U.S. Ambassador to Afghanistan Karl Eikenberry and the Ghazni Provincial Reconstruction Team paid a special visit Dec. 15 to the Ghazni City orphanage to dedicate playground equipment donated by the family and friends of Steven Thomas Stefani of Auburn, Calif.
Other attendees at the dedication were Ghazni Provincial Gov. Musa Khan, Polish Ambassador Maciej Lang, and Polish Brig. Gen. Andrzej Reudowicz, Task Force White Eagle commander.
While working for the U.S. Forest Service in Wells, Nev., Stefani discovered the opportunity to take a nine-month assignment as a U.S. Department of Agriculture Foreign Agricultural Service advisor, helping the people of Ghazni Province develop and implement agricultural projects.
On the desolate hills of Afghanistan, one can’t be blamed for wondering how anyone could possibly make a living in such a place. Stefani was here to help the Afghans with just that. One of his many programs taught hundreds of women to raise poultry. He also helped to improve the grape production in the province, worked to get a cold storage facility built and planned for a sorely-needed tree farm. He raised the hopes of the inhabitants in this conflict-torn region that the future could be better for their children.
When he found the Ghazni City orphanage had been so torn apart due to conflict that they didn’t have a playground, toys or even soccer balls to play with, it tore at his heart. He contacted his family and friends back home asking them to contribute to this new project.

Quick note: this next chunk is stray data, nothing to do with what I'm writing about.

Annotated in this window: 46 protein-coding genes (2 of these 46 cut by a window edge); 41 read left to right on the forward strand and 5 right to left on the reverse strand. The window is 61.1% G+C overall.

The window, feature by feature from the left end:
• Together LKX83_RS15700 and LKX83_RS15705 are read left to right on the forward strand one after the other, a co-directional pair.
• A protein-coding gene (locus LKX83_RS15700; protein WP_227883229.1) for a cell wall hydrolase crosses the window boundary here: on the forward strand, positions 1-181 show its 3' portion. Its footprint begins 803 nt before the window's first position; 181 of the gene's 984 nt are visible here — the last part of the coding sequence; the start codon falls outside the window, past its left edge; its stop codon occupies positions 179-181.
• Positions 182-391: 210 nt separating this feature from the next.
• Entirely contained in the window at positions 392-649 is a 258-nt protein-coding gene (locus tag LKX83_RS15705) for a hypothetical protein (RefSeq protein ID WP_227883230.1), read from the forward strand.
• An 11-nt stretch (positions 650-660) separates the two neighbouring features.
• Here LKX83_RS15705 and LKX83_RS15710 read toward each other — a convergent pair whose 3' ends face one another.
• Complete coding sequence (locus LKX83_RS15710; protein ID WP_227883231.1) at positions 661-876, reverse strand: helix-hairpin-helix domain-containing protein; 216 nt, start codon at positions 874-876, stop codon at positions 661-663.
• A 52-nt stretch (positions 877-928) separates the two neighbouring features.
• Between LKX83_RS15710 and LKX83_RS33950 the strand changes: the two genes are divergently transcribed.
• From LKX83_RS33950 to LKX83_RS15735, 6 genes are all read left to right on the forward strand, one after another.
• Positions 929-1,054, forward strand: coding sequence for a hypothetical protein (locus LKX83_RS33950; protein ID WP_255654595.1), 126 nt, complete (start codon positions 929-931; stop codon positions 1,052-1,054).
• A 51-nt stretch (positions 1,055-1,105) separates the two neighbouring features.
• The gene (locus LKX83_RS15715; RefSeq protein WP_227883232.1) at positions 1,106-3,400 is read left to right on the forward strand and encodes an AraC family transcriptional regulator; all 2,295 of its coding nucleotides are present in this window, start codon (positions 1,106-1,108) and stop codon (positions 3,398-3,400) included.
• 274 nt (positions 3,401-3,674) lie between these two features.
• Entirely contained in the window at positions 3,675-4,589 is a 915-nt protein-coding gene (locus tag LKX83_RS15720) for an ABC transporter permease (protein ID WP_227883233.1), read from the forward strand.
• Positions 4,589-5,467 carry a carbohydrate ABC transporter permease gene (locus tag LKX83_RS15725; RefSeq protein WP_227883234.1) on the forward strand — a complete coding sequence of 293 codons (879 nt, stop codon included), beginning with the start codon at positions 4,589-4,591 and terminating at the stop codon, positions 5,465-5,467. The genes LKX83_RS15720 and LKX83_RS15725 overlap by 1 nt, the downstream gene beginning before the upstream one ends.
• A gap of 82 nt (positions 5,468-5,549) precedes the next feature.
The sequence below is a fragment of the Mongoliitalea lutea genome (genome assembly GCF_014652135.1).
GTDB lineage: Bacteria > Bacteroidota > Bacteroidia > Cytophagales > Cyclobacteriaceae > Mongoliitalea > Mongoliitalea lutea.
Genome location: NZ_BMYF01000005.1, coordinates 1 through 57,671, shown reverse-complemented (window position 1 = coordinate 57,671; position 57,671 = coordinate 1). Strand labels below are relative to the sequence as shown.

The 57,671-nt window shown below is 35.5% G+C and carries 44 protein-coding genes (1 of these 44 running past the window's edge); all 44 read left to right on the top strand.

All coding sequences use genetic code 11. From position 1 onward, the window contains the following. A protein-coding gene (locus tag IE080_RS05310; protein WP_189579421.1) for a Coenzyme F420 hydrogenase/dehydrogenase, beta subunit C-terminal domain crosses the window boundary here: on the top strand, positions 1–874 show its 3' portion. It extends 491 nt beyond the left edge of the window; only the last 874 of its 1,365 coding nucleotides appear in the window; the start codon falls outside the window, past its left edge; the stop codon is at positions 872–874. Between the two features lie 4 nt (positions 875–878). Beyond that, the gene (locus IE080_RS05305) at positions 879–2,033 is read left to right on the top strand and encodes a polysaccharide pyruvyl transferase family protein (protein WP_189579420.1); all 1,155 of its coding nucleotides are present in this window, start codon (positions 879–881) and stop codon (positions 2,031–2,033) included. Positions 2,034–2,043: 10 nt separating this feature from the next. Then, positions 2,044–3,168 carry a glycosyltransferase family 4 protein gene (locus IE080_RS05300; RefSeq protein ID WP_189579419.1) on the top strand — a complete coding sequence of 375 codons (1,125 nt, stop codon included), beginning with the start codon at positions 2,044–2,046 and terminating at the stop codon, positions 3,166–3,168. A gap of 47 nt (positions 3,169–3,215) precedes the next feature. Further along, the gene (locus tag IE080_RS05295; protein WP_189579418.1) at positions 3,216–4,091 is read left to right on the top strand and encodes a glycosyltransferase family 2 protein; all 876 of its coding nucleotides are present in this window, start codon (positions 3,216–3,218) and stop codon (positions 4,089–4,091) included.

Tragically, just as the plan was developing, Stefani’s convoy, returning from another mission, was hit by a roadside bomb and the 28-year-old’s life was cut short, devastating his family and friends.
His family, knowing how Stefani hated to leave a project unfinished and wanting him to be remembered for something more than the way he died, decided to carry out his vision of a playground for this orphanage. They accepted donations in Stefani’s name to cover the cost of the playground equipment and shipping it to Ghazni Province.
Today, Ghazni is still a dangerous province beset with insurgent activity and roadside bombs. Getting the equipment here was a complicated matter plagued with delays, but PRT members stood ready to get the playground ready for use as quickly as possible once it arrived.
The orphanage is a fulltime home to 45 children and hosts a total of 120 children for the school day. It is led by orphanage director, Mir Ameenullah, and staffed with seven teachers and an administrator.
Stefani worked as a U.S. Department of Agriculture advisor to a Provincial Reconstruction Team in Ghazni Province from March 2007 until his death from a roadside explosion Oct. 4 of that same year.